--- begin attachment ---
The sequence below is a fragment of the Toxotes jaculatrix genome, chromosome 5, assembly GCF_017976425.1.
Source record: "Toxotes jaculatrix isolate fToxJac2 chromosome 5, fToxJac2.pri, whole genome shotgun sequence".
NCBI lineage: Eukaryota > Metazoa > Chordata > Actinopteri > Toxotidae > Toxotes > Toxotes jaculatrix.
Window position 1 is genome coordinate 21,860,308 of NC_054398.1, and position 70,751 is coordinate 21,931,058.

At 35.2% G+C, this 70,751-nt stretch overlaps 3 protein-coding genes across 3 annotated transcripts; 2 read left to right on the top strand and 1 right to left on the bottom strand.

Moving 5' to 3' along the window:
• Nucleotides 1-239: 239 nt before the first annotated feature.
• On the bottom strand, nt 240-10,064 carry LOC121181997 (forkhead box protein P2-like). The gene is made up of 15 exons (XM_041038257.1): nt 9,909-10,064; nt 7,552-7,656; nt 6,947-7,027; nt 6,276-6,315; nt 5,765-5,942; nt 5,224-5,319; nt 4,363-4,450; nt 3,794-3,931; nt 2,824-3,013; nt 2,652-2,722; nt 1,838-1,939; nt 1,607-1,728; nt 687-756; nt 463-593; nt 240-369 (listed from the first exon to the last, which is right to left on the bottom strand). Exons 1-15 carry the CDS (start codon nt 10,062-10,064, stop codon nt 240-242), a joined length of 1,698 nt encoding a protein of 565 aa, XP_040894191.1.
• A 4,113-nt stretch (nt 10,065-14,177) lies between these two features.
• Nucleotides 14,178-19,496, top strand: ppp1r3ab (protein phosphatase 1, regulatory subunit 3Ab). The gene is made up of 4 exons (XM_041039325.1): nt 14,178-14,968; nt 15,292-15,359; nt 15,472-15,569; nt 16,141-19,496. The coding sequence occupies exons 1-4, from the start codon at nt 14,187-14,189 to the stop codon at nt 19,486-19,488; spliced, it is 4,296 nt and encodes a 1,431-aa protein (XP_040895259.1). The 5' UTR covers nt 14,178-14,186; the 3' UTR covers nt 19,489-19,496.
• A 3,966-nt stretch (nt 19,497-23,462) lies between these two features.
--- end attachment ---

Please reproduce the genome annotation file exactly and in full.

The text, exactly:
The sequence below is a fragment of the Toxotes jaculatrix genome, chromosome 5, assembly GCF_017976425.1.
Source record: "Toxotes jaculatrix isolate fToxJac2 chromosome 5, fToxJac2.pri, whole genome shotgun sequence".
NCBI lineage: Eukaryota > Metazoa > Chordata > Actinopteri > Toxotidae > Toxotes > Toxotes jaculatrix.
Window position 1 is genome coordinate 21,860,308 of NC_054398.1, and position 70,751 is coordinate 21,931,058.

At 35.2% G+C, this 70,751-nt stretch overlaps 3 protein-coding genes across 3 annotated transcripts; 2 read left to right on the top strand and 1 right to left on the bottom strand.

Moving 5' to 3' along the window:
• Nucleotides 1-239: 239 nt before the first annotated feature.
• On the bottom strand, nt 240-10,064 carry LOC121181997 (forkhead box protein P2-like). The gene is made up of 15 exons (XM_041038257.1): nt 9,909-10,064; nt 7,552-7,656; nt 6,947-7,027; nt 6,276-6,315; nt 5,765-5,942; nt 5,224-5,319; nt 4,363-4,450; nt 3,794-3,931; nt 2,824-3,013; nt 2,652-2,722; nt 1,838-1,939; nt 1,607-1,728; nt 687-756; nt 463-593; nt 240-369 (listed from the first exon to the last, which is right to left on the bottom strand). Exons 1-15 carry the CDS (start codon nt 10,062-10,064, stop codon nt 240-242), a joined length of 1,698 nt encoding a protein of 565 aa, XP_040894191.1.
• A 4,113-nt stretch (nt 10,065-14,177) lies between these two features.
• Nucleotides 14,178-19,496, top strand: ppp1r3ab (protein phosphatase 1, regulatory subunit 3Ab). The gene is made up of 4 exons (XM_041039325.1): nt 14,178-14,968; nt 15,292-15,359; nt 15,472-15,569; nt 16,141-19,496. The coding sequence occupies exons 1-4, from the start codon at nt 14,187-14,189 to the stop codon at nt 19,486-19,488; spliced, it is 4,296 nt and encodes a 1,431-aa protein (XP_040895259.1). The 5' UTR covers nt 14,178-14,186; the 3' UTR covers nt 19,489-19,496.
• A 3,966-nt stretch (nt 19,497-23,462) lies between these two features.